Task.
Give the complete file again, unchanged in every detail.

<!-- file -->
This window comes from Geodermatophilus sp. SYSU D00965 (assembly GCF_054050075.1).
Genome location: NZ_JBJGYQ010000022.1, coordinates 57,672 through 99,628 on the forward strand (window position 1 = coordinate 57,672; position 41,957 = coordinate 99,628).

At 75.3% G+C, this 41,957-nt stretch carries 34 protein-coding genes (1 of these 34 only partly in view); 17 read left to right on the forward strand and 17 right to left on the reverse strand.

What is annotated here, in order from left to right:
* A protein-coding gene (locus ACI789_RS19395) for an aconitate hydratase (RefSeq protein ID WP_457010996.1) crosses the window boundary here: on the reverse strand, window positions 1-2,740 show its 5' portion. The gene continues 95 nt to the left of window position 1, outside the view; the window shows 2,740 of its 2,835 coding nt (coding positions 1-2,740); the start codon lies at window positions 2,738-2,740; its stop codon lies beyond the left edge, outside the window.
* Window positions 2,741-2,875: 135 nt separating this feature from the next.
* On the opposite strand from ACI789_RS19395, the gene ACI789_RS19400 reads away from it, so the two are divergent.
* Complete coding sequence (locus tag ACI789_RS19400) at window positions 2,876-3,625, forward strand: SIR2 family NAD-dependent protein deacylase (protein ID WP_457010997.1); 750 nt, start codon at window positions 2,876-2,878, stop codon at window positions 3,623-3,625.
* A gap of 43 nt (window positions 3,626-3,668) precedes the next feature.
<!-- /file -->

This window comes from Geodermatophilus sp. SYSU D00965 (assembly GCF_054050075.1).
Genome location: NZ_JBJGYQ010000022.1, coordinates 57,672 through 99,628 on the forward strand (window position 1 = coordinate 57,672; position 41,957 = coordinate 99,628).

At 75.3% G+C, this 41,957-nt stretch carries 34 protein-coding genes (1 of these 34 only partly in view); 17 read left to right on the forward strand and 17 right to left on the reverse strand.

What is annotated here, in order from left to right:
* A protein-coding gene (locus ACI789_RS19395) for an aconitate hydratase (RefSeq protein ID WP_457010996.1) crosses the window boundary here: on the reverse strand, window positions 1-2,740 show its 5' portion. The gene continues 95 nt to the left of window position 1, outside the view; the window shows 2,740 of its 2,835 coding nt (coding positions 1-2,740); the start codon lies at window positions 2,738-2,740; its stop codon lies beyond the left edge, outside the window.
* Window positions 2,741-2,875: 135 nt separating this feature from the next.
* On the opposite strand from ACI789_RS19395, the gene ACI789_RS19400 reads away from it, so the two are divergent.
* Complete coding sequence (locus tag ACI789_RS19400) at window positions 2,876-3,625, forward strand: SIR2 family NAD-dependent protein deacylase (protein ID WP_457010997.1); 750 nt, start codon at window positions 2,876-2,878, stop codon at window positions 3,623-3,625.
* A gap of 43 nt (window positions 3,626-3,668) precedes the next feature.